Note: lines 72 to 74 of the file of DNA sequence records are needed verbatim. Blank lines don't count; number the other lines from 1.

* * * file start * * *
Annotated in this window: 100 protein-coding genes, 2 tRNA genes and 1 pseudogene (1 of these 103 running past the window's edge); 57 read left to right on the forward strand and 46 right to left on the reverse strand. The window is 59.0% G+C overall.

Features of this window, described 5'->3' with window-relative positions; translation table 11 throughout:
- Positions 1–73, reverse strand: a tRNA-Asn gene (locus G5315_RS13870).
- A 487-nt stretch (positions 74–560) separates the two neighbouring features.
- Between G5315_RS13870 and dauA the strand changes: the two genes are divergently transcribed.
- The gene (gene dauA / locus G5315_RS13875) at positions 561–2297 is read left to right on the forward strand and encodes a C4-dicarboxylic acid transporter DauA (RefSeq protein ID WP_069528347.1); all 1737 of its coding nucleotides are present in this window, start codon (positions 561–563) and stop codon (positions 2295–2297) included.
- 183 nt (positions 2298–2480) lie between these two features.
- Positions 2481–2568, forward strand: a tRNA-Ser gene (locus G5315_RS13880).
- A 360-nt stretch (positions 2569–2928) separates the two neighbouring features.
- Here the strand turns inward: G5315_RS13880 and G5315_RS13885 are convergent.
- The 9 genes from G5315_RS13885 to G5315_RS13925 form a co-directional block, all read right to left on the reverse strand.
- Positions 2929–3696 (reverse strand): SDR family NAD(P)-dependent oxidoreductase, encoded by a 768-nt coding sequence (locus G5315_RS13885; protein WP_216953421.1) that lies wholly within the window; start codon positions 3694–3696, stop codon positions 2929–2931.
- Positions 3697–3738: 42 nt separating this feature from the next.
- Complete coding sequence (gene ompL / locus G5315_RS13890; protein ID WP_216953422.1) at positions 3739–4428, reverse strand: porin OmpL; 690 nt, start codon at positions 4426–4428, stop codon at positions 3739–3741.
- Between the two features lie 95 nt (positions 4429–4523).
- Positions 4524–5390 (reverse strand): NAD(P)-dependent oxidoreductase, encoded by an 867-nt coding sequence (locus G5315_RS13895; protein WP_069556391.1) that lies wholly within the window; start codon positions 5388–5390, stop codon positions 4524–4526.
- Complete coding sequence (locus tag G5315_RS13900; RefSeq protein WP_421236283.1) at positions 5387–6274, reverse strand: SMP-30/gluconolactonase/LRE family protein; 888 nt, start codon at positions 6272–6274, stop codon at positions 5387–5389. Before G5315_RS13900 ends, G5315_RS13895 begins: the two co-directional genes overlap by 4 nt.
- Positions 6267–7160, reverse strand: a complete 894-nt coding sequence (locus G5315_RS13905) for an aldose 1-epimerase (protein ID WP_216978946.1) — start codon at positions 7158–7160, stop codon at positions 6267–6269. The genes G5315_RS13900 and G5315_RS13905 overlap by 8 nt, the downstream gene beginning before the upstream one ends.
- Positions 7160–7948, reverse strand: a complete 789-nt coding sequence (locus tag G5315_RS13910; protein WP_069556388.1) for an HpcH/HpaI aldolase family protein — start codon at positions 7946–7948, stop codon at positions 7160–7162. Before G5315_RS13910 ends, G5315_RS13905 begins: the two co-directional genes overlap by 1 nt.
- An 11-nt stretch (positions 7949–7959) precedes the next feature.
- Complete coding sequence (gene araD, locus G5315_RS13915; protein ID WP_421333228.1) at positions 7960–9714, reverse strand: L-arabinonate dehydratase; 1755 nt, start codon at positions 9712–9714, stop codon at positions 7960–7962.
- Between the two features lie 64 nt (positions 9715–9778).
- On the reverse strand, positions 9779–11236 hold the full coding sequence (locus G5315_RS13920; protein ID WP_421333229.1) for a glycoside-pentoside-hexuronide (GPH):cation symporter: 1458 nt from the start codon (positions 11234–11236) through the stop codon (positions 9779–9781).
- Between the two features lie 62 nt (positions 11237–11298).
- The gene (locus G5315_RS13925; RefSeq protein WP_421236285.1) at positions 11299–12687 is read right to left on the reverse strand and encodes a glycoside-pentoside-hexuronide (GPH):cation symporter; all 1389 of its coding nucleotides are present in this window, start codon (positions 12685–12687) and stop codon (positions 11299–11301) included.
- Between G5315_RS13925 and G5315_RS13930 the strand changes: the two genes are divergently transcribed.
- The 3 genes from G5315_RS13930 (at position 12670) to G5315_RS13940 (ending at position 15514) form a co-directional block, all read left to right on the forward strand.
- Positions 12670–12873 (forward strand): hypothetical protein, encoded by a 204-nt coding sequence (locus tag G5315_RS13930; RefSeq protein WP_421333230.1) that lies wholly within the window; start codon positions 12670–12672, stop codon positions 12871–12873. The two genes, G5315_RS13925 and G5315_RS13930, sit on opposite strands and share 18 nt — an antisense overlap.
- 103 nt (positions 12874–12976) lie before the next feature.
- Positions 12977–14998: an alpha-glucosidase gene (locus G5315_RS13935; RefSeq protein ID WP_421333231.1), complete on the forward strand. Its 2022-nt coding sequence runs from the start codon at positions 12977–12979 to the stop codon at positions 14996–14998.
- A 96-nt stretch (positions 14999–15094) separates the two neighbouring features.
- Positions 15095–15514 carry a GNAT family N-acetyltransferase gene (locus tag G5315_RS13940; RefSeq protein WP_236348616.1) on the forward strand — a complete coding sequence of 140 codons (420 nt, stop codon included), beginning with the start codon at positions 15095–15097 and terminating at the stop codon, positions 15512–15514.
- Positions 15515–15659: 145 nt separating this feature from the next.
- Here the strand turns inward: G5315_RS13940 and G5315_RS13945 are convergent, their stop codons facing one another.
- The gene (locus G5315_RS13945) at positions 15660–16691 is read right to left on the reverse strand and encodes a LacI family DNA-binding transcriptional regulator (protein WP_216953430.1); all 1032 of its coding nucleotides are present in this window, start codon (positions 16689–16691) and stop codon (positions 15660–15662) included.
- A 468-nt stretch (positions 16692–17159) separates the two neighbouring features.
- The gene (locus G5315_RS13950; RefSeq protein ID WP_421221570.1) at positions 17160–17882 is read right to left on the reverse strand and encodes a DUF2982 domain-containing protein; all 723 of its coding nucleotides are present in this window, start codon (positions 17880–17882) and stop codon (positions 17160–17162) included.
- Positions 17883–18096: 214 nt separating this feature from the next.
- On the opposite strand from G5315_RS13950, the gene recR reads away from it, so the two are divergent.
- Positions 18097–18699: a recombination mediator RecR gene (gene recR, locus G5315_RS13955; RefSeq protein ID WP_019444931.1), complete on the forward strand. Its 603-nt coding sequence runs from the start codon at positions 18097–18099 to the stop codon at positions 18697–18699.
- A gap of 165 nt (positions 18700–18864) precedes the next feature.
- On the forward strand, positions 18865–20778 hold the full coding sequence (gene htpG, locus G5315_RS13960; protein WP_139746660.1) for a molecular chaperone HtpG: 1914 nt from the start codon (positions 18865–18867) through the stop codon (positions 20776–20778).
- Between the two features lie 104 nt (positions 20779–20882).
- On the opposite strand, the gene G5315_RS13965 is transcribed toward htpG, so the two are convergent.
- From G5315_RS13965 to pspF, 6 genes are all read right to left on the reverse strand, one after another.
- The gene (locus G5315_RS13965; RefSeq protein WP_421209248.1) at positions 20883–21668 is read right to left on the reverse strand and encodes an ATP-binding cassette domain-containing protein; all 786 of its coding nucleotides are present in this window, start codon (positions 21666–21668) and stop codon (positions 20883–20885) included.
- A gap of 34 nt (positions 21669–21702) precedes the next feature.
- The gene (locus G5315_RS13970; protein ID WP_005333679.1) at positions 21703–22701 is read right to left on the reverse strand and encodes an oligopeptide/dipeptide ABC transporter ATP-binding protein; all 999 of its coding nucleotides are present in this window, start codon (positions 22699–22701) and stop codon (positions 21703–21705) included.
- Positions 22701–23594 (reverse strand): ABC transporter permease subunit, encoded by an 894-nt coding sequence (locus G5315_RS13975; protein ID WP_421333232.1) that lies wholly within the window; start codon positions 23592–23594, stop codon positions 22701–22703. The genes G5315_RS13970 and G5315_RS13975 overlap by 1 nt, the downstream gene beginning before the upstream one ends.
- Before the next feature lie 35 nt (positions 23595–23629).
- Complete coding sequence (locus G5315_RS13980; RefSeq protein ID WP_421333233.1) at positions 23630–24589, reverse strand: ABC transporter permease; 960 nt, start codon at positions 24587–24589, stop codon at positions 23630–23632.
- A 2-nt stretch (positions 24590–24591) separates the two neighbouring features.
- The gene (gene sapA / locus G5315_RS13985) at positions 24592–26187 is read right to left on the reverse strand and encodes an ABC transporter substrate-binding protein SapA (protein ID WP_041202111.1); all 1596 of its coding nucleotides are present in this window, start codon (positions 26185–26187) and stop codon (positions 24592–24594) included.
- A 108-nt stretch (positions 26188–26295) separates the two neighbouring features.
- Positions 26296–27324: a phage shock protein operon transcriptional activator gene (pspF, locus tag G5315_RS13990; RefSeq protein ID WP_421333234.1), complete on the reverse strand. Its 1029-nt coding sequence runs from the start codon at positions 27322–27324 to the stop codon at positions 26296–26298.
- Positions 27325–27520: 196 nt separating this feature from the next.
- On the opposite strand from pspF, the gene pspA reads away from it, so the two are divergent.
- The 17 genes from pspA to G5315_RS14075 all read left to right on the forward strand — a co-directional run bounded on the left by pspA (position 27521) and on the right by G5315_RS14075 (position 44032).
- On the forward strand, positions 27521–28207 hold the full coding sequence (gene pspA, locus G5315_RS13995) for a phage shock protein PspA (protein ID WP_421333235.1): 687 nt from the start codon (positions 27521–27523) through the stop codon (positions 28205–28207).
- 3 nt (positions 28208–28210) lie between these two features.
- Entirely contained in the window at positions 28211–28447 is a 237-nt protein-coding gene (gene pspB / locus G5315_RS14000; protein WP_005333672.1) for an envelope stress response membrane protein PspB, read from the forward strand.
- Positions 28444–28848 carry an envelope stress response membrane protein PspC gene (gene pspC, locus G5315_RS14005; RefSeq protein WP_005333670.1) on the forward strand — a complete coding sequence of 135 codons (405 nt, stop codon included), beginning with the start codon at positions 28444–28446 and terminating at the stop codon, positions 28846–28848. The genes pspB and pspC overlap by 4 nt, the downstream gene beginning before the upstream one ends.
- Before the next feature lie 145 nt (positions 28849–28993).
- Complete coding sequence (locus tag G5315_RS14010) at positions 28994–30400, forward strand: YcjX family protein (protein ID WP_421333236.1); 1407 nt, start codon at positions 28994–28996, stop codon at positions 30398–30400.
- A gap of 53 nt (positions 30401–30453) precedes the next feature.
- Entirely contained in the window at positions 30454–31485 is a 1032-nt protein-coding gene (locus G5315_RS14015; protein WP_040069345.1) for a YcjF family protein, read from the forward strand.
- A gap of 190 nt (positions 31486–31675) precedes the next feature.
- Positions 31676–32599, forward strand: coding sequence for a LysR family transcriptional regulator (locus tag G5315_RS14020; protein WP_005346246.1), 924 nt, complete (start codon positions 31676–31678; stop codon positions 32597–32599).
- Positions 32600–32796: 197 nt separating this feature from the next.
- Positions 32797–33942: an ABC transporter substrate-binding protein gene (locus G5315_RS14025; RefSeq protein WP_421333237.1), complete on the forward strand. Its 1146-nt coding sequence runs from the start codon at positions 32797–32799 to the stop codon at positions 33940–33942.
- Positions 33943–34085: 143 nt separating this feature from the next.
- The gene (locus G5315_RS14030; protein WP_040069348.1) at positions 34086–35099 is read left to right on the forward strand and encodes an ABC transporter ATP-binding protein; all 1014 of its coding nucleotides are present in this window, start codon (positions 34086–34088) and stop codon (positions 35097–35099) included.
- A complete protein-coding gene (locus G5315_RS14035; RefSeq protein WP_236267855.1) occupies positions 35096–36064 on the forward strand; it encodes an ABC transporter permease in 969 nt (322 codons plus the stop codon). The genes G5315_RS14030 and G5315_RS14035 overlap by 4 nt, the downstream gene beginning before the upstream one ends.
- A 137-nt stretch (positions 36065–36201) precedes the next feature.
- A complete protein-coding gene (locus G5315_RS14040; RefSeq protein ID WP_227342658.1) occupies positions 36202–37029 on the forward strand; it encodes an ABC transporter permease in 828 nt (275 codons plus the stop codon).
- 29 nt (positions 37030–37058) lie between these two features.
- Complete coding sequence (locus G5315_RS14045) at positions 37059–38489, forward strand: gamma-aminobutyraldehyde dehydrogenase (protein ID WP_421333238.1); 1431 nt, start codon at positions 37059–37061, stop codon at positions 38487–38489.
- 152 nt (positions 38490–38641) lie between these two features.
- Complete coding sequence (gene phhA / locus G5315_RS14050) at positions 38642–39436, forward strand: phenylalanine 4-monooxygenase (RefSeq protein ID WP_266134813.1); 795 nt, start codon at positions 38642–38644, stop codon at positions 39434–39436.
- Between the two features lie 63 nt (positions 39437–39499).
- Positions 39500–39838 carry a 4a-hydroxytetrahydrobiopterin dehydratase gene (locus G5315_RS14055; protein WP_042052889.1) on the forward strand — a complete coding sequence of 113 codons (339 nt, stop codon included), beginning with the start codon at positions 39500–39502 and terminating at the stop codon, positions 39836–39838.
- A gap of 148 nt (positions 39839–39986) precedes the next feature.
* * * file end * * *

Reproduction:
- The gene (locus G5315_RS14030; protein WP_040069348.1) at positions 34086–35099 is read left to right on the forward strand and encodes an ABC transporter ATP-binding protein; all 1014 of its coding nucleotides are present in this window, start codon (positions 34086–34088) and stop codon (positions 35097–35099) included.
- A complete protein-coding gene (locus G5315_RS14035; RefSeq protein WP_236267855.1) occupies positions 35096–36064 on the forward strand; it encodes an ABC transporter permease in 969 nt (322 codons plus the stop codon). The genes G5315_RS14030 and G5315_RS14035 overlap by 4 nt, the downstream gene beginning before the upstream one ends.
- A 137-nt stretch (positions 36065–36201) precedes the next feature.